Even better news for food-insecure families came in August of 2021, when the USDA re-evaluated its Thrifty Food Plan to address criticisms that SNAP benefits were insufficient to provide adequate food and nutrition. In response, the Biden administration permanently increased the average benefits by more than 25% for all SNAP recipients — the largest increase in the program’s history, and a boost that will enable families to achieve much higher levels of food sufficiency and nutrition.

“The 25% was a big step in the right direction,” Bradley explained. “It will help a lot of families, and we’re excited about it and glad that it’s permanent.”

Pandemic Electronic Benefit Transfer (P-EBT)

Another response to school closings, the Pandemic Electronic Benefit Transfer (P-EBT), allowed states to provide loaded EBT cards — blank debit cards front-loaded with funds for purchasing food — to all families with children missing in-person schooling and childcare. The cards provided additional means for food purchases across wide demographics, not only SNAP recipients.

“The P-EBT benefits reached even more people, including those who weren’t receiving SNAP, because families didn’t need to apply — it was just sent out to them” said Chris Speedie, MFB’s manager of client services. “It was heartening to see how much it helped children across the state, especially since it continued over the summer.”

Like Salters, however, Speedie fears what will happen when federal benefits expire — which could come as soon as November. “We’re going to see a major increase in people reaching out for help when the emergency programs end. Many food-insecure Marylanders are facing a steep food cliff.”

blue calculator keys

Child Tax Credit

The Biden administration also moved quickly to help families hit hard by the once-in-a-century pandemic by making a major change to the U.S. tax code.

Monthly IRS Child Tax Credit Program payments, first issued in July 2021 as part of the $1.9 trillion American Rescue Plan, provided direct financial assistance to low- and middle-income families. Thirty-nine million households — more than 90% of American families with children — received monthly, no-strings-attached cash assistance of up to $300 per child. In Maryland, 1.1 million families were projected to benefit from the payments.

A recent analysis of U.S. Census Bureau data shows that nearly half of recipients used the assistance to buy food. According to the Center for Budget and Policy Priorities, the new tax credits alone are expected to lift 52,000 Maryland children above the poverty line.

Federal Aid Makes a Difference

Although the USDA’s food and nutrition assistance spending reached a historic high of $122 billion in 2020 — a 32 percent increase over the previous year — many food policy experts believe that the massive federal spending during the pandemic staved off a national hunger catastrophe.

Waivers allowing flexibility in SNAP administration eliminated bureaucratic hurdles that prevented families from accessing needed food while direct cash assistance provided immediate access to money for food purchases without the delays typically associated with federal aid.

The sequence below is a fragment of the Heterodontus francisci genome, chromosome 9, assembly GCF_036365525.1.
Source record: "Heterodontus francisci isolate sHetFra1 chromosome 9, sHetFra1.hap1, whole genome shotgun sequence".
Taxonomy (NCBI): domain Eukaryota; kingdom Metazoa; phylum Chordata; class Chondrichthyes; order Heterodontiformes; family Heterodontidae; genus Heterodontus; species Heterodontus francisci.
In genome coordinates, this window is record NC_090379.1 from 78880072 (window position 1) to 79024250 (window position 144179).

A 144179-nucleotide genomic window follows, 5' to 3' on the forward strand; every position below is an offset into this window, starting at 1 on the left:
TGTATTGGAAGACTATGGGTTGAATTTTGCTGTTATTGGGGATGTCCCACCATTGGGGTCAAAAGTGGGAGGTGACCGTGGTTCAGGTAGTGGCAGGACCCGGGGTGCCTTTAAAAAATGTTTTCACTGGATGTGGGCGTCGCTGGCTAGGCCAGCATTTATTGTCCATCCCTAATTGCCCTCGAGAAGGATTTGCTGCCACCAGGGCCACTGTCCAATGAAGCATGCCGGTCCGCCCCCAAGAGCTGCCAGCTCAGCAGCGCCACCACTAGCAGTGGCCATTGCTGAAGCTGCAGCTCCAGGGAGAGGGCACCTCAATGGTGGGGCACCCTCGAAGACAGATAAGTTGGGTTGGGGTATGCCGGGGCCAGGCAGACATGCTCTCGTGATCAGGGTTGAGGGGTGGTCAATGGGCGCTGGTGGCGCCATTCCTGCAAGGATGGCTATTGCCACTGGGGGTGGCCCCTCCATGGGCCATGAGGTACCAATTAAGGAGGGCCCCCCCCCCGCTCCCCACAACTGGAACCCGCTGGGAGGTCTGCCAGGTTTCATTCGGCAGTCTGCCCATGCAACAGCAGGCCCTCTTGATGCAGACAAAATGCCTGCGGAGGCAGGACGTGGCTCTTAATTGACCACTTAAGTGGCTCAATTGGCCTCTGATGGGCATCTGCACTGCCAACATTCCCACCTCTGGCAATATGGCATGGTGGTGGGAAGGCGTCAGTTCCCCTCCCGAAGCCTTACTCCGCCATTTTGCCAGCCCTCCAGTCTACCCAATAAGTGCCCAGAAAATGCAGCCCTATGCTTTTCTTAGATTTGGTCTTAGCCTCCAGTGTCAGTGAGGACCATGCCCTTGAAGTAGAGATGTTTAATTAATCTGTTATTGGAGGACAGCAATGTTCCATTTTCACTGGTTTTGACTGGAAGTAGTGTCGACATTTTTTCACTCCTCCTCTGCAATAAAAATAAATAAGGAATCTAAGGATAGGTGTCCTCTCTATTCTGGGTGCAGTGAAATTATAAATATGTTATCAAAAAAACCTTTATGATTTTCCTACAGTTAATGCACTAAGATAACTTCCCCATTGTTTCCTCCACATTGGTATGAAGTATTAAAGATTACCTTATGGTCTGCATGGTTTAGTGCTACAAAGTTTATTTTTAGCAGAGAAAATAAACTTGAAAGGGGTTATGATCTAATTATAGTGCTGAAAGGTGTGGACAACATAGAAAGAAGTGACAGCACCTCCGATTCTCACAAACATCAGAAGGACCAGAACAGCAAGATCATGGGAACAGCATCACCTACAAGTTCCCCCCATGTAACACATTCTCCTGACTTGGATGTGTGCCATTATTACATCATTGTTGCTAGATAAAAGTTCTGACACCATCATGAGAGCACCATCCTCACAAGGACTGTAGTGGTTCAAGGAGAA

“We’re going to see a major increase in people reaching out for help when the emergency programs end. Many food-insecure Marylanders are facing a steep food cliff.”


Manager of Client Services, Maryland Food Bank

MFB’s Senior Director of Government Relations Anne Wallerstedt is encouraged by the recent federal program expansions.

“The American Rescue Plan, in particular, is a once-in-a-generation opportunity to address not just food insecurity, but the systemic causes that keep so many people stuck in poverty,” she said. “The federal programs, combined with the work we’re doing at the Maryland Food Bank, have a real potential to accelerate efforts to end hunger in Maryland.”

Our own data supports her guarded optimism. In a first for the food bank, MFB’s Strategy Group will soon release a new research report that looks at the impact pandemic benefits have had on the demand for charitable food since COVID-19 first emerged. Conducted by Vice President of Learning, Measurement, and Evaluation Daniel Sturm, the report shows that fewer Marylanders sought out food assistance when state and federal governments expanded their public benefits. Conversely — and more troubling — when federal and state pandemic relief benefits expired, demand for food went up.

little girl with spoon on an empty plate

An Uncertain Future for Hungry Children

With many COVID relief programs soon drawing to a close and the Child Tax Credit Program set to expire at the end of 2021, hunger experts fear any gains in food security will be short-lived.

“We’re starting to see worrisome trends,” said Sturm, who is already working on the next research brief. “Food insecurity rates for all Maryland households we surveyed, across all income brackets, doubled in August.”

The Maryland Food Bank and other charitable organizations has proved indispensable over the last 18 months, but without bold, historic federal interventions, many more children and families would have endured far greater hardship.

This critical government/private partnership must continue to grow and innovate if we really want to end hunger for more of Maryland’s children and families.

We Need Your Help

Programs, campaigns, and educational outreach at the Maryland Food Bank has always relied on the philanthropic support of charitable individuals like you.

Much like our food distribution efforts, outreach activities at the Maryland Food Bank rely on generous donations of money and time.

We hope you’ll consider a contribution.